Verona, 1470 – Venezia ?, 1535

Bartolomeo Tromboncino

Little is known about his life: as his own name indicates he was a trombonist and frequently played this instrument. It seems that he spent most of his youth in Mantua at the court of the Gonzagas.
In 1499 we know that he killed his wife, having found her with a lover. At the beginning of the 1500s he moved to the court of the Borgias in Ferrara in the service of the famous Lucrezia. Here he composed intermedi, or intermezzi – pieces of music composed for theatre shows; they were pieces that were played between acts and between scenes of comedy shows. They could be considered precursors to opera, which would be born seventy years later from this nucleus. Around 1520 he moved to Venice where he died a few years before the Primo libro di Madrigali [First Book of Madrigals] by Philippe Verdelot was published (printed in the same city in 1533), which was the start of the great season of madrigals. The composition associated with Tromboncino’s name is however the frottola. The word “frottola” (from medieval Latin: frocta, confused bundles of words or thoughts) dates to the XII century and initially indicated a kind of irregularly metered poetry with a casual rhyming scheme. Musically speaking, however the frottola, which emerged in the second half of the 1400’s, is a composition in three or four voices (Superius or Cantus, Altus, Tenor and Bassus).  The voice with the highest tone, Cantus or Superius, which carried the melody, was also the solo voice, while the Tenor and the Bassus were entrusted to voices or to one or more instruments (usually the lute, or harpsichord, or organ). The song line dominated the other parts that generally served as chords. Thus the frottola avoided the complexity of counterpoint, preferring the linearity of the melody.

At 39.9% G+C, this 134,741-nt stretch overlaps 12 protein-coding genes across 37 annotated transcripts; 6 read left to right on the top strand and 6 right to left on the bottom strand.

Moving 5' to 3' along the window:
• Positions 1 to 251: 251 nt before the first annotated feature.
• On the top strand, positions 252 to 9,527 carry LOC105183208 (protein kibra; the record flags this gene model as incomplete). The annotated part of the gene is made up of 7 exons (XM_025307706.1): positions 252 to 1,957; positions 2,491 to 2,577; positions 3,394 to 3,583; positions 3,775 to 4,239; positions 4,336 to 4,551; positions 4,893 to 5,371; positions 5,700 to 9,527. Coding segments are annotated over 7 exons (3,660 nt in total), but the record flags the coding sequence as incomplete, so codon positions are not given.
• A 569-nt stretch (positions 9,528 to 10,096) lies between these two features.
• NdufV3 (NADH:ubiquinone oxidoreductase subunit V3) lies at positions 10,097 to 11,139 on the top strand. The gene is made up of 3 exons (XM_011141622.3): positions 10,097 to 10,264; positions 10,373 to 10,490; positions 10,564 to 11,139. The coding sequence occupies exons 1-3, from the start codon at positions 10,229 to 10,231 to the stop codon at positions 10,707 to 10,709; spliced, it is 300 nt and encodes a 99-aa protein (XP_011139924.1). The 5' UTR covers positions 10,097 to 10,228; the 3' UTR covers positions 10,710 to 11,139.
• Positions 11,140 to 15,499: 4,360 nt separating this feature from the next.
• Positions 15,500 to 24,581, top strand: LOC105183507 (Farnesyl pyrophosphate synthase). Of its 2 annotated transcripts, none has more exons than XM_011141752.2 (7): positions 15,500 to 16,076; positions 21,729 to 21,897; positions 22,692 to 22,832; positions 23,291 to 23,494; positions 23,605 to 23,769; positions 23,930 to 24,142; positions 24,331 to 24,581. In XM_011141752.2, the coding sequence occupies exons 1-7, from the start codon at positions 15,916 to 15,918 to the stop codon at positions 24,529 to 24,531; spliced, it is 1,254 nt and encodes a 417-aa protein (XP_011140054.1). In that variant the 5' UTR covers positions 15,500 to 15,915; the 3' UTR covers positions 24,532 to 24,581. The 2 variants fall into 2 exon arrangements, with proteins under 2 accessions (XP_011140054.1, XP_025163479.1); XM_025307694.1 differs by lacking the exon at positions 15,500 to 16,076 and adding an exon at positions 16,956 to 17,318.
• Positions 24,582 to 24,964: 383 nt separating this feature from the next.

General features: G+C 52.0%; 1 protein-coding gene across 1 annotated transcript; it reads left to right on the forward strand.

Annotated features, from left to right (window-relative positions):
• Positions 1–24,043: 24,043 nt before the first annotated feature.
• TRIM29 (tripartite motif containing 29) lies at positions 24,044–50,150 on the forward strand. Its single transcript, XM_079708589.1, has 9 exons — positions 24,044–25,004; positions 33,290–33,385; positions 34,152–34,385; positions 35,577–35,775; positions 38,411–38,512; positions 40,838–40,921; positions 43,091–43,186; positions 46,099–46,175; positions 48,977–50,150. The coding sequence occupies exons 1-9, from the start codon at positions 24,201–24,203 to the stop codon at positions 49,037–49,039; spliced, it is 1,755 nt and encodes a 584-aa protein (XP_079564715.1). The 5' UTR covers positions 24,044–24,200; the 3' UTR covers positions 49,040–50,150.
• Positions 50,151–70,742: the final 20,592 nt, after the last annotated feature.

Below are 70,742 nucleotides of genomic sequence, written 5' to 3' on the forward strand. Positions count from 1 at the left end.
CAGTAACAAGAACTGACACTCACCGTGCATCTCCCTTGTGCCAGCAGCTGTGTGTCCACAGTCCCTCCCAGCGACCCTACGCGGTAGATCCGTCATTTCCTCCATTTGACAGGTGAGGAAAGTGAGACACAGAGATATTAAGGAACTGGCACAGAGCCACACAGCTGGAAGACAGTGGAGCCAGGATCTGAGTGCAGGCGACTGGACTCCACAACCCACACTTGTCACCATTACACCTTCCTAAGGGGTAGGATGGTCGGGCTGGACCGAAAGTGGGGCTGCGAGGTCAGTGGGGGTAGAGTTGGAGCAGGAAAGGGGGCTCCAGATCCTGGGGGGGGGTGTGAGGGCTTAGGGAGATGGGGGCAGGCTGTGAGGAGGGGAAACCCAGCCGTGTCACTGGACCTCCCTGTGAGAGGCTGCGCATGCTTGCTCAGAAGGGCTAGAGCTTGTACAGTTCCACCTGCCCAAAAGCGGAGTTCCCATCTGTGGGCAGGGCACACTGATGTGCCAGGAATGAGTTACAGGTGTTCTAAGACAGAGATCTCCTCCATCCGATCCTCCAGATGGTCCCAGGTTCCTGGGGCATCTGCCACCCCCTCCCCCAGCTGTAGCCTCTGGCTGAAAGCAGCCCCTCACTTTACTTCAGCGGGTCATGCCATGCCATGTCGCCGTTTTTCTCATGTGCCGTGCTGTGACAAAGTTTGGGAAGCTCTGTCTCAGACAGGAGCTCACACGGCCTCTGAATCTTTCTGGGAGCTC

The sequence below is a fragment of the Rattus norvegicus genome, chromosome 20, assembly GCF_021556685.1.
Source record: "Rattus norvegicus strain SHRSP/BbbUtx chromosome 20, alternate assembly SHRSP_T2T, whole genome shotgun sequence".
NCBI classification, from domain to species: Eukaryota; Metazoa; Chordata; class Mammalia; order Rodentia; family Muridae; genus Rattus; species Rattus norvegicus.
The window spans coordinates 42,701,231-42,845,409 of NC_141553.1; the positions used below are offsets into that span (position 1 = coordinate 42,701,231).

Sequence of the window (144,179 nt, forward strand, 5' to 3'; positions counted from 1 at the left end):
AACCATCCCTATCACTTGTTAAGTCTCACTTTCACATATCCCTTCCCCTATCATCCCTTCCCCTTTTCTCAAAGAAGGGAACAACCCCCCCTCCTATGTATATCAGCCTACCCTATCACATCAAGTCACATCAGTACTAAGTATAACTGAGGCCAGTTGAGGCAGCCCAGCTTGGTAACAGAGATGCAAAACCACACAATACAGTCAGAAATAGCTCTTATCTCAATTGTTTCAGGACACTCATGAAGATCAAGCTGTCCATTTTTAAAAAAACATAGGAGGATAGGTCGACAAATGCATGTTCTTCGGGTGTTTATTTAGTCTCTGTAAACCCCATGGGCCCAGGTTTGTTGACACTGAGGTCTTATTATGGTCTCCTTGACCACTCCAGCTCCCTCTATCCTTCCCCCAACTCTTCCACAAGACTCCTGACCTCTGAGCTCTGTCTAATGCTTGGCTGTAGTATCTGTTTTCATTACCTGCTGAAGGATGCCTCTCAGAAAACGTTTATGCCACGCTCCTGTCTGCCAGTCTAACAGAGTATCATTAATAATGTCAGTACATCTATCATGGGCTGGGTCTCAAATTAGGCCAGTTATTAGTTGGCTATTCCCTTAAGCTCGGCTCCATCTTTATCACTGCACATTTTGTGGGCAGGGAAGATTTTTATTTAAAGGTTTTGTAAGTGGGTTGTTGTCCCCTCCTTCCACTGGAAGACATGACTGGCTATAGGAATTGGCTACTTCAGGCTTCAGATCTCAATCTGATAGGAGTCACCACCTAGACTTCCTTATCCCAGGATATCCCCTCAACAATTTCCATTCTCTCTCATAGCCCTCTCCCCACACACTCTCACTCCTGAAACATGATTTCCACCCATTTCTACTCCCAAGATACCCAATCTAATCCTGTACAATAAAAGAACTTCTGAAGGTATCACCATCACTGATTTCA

It was a kind of music that was in circulation for about a century. His Chi se fida de fortuna is famous. He also wrote sacred music, among which the Lamentazioni di Geremia are particularly notable.

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